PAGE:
You wouldn’t think it so, since our family has been so public and in the news about sharing the game, and we’ve been part of a web-based documentary before, but letting a film crew in to our personal, creative and professional lives was a little scary.  We are not the producers of this film.  It is independent of us.  Before this project, we did not know David and Malika, but we decided It was important that people see the parts of our lives in-between the scenes of the game.  Life happens in the middle and so does death.  David and Malika were with our family the three days leading up to Joel’s passing.

They recently posted a teaser trailer announcing the film, and have set up a facebook and web site to promote their project.  We hope you’ll support them.



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On Work, Joy and Love.

In the midst of all of the struggle and pain in this last year, our family experienced a lot of joy.  I think that would likely be one of the most surprising aspects of our family life to one outside looking in.  

Joel’s illness often tethered us to our home for long stretches of time.  While I went to work, Amy would often spend many consecutive days driving more than an hour each way to Denver and back from Children’s Hospital; spending most of each day with Joel and one or more of our children in a tiny treatment room while Joel received chemo or waited for tests.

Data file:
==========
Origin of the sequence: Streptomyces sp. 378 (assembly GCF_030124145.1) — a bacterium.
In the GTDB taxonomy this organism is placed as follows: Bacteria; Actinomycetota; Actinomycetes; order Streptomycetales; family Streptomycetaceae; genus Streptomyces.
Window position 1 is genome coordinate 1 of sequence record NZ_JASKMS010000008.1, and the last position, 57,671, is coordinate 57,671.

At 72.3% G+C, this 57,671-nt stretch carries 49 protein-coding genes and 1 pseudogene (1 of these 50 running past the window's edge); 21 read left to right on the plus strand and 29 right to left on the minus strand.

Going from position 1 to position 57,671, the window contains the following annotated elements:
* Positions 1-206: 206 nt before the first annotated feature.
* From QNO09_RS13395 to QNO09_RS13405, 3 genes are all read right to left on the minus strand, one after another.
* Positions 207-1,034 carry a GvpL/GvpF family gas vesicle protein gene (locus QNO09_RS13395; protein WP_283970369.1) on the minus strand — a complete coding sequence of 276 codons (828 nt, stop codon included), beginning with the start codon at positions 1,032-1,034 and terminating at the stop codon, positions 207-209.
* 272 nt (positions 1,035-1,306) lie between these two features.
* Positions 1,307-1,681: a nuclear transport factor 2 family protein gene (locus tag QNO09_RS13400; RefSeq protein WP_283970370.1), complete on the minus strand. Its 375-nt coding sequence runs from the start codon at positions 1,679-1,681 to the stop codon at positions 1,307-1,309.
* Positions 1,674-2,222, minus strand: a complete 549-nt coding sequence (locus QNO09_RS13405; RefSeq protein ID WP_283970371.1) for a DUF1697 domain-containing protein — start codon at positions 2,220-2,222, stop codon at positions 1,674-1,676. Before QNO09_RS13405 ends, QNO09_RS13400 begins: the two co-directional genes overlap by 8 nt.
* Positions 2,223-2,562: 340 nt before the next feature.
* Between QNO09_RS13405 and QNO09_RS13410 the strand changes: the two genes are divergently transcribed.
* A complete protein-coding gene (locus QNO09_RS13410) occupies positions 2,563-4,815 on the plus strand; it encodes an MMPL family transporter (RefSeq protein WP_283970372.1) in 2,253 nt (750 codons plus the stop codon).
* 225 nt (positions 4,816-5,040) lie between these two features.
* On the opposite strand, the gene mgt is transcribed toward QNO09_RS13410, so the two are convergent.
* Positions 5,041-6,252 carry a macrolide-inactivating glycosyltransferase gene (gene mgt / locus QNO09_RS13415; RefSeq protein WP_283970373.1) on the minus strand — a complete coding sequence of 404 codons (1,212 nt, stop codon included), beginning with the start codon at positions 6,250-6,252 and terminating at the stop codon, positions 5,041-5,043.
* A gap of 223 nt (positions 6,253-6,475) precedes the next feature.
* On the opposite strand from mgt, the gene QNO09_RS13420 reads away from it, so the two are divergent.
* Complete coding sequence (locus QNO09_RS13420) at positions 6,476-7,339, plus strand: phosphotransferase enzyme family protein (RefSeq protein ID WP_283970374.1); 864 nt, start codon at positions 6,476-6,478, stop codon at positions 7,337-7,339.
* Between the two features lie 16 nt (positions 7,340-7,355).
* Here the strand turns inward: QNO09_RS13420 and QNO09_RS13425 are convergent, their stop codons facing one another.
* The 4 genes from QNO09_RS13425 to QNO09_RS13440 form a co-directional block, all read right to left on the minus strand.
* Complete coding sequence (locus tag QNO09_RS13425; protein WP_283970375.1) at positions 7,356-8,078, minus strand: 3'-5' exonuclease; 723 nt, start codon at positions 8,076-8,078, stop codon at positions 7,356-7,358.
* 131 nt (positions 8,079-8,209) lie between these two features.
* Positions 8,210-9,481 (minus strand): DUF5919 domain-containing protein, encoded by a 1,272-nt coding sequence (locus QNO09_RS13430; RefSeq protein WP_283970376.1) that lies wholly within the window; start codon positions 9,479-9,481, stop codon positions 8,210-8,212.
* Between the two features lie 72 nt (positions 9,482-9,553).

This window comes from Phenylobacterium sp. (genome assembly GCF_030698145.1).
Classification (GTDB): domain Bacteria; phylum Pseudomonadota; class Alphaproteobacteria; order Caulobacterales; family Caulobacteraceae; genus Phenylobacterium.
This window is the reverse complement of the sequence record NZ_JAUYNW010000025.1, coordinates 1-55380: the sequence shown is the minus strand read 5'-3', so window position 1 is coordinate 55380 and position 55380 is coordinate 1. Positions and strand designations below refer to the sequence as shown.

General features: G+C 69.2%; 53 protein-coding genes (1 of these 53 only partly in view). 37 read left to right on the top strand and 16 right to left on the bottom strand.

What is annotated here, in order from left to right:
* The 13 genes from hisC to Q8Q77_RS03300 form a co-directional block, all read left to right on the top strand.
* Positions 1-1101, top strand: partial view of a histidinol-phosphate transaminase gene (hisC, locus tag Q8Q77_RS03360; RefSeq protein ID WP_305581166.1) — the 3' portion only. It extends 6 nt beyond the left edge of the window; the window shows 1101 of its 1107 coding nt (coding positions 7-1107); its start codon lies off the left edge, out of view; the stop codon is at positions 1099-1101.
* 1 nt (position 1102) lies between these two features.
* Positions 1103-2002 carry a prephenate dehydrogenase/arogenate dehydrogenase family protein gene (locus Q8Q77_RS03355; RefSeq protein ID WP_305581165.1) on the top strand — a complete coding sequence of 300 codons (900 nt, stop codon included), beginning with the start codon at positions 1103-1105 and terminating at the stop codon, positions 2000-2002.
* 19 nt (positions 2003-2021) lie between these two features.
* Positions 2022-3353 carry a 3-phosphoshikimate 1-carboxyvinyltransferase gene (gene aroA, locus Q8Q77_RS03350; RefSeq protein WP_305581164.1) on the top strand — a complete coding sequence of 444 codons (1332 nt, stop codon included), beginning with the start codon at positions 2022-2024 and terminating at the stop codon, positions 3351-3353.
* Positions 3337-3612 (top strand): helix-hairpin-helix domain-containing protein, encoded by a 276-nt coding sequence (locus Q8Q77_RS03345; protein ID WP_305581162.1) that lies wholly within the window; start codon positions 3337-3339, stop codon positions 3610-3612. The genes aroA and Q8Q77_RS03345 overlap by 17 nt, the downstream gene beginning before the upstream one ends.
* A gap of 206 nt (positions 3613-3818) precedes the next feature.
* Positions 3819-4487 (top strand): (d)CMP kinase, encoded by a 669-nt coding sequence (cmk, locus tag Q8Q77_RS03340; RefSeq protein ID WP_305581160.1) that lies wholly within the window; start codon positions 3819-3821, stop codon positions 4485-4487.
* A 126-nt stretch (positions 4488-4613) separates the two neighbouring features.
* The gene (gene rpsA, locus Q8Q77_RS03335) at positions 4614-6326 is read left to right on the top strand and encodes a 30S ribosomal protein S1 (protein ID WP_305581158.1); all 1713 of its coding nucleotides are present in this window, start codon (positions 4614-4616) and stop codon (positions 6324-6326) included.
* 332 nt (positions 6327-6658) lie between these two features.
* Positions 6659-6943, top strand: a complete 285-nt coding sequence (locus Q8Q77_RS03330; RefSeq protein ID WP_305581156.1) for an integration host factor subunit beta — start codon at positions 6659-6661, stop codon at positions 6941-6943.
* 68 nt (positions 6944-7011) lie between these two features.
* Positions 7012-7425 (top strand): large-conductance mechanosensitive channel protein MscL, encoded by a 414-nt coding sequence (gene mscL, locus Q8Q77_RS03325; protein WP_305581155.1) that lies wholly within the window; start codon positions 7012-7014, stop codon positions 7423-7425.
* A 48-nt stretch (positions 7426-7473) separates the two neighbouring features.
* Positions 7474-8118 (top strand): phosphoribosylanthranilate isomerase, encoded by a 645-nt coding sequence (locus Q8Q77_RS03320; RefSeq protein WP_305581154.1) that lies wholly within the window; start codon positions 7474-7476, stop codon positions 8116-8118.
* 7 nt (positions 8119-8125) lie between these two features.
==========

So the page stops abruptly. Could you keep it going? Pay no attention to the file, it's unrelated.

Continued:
So when we received good news or had breaks in treatment, we loved to take long road trips as a family. 

One of the longer trips we took lasted two weeks and took us from Colorado to Washington, down the Coast of California to San Diego and back through Arizona.  I will always treasure our road trips, eating pizza in swim trunks at the local hotel; all six of us sleeping in a room with narrow; hard beds; driving for hours at a time through redwood forests and snowy mountain roads in van that smelled of 4 very messy boys, their toys and fast food wrappers, and dance parties.

One of the other blessings that has been mixed into my life is the ability to support my family and the cost of treatment through work on “That Dragon Cancer” as a full time job.  When I started this project with Josh, I had plenty of code experience, but very limited 3d artistic ability.